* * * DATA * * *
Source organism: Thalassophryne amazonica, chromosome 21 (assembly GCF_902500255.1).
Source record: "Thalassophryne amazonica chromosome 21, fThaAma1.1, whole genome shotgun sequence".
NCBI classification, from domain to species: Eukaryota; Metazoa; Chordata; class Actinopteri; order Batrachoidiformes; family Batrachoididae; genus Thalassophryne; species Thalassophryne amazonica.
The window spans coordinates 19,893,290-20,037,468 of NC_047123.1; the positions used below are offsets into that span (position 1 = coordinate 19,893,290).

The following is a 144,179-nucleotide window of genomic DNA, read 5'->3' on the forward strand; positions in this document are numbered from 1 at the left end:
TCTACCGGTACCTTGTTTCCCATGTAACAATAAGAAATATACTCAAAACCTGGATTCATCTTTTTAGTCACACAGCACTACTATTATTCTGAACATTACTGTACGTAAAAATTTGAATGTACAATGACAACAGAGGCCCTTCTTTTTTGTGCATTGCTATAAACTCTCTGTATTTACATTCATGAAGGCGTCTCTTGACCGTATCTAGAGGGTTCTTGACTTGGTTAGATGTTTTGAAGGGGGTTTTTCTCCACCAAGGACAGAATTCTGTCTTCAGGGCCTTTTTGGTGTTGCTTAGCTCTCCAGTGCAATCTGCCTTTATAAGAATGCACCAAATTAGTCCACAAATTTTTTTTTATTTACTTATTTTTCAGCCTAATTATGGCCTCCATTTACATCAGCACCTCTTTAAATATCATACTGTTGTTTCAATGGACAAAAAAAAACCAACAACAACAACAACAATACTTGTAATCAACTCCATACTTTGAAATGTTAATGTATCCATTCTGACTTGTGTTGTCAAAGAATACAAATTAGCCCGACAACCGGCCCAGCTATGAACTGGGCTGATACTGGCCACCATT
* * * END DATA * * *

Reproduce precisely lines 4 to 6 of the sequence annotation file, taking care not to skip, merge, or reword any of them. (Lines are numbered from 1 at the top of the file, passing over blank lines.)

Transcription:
The window spans coordinates 19,893,290-20,037,468 of NC_047123.1; the positions used below are offsets into that span (position 1 = coordinate 19,893,290).

The following is a 144,179-nucleotide window of genomic DNA, read 5'->3' on the forward strand; positions in this document are numbered from 1 at the left end:
TCTACCGGTACCTTGTTTCCCATGTAACAATAAGAAATATACTCAAAACCTGGATTCATCTTTTTAGTCACACAGCACTACTATTATTCTGAACATTACTGTACGTAAAAATTTGAATGTACAATGACAACAGAGGCCCTTCTTTTTTGTGCATTGCTATAAACTCTCTGTATTTACATTCATGAAGGCGTCTCTTGACCGTATCTAGAGGGTTCTTGACTTGGTTAGATGTTTTGAAGGGGGTTTTTCTCCACCAAGGACAGAATTCTGTCTTCAGGGCCTTTTTGGTGTTGCTTAGCTCTCCAGTGCAATCTGCCTTTATAAGAATGCACCAAATTAGTCCACAAATTTTTTTTTATTTACTTATTTTTCAGCCTAATTATGGCCTCCATTTACATCAGCACCTCTTTAAATATCATACTGTTGTTTCAATGGACAAAAAAAAACCAACAACAACAACAACAATACTTGTAATCAACTCCATACTTTGAAATGTTAATGTATCCATTCTGACTTGTGTTGTCAAAGAATACAAATTAGCCCGACAACCGGCCCAGCTATGAACTGGGCTGATACTGGCCACCATT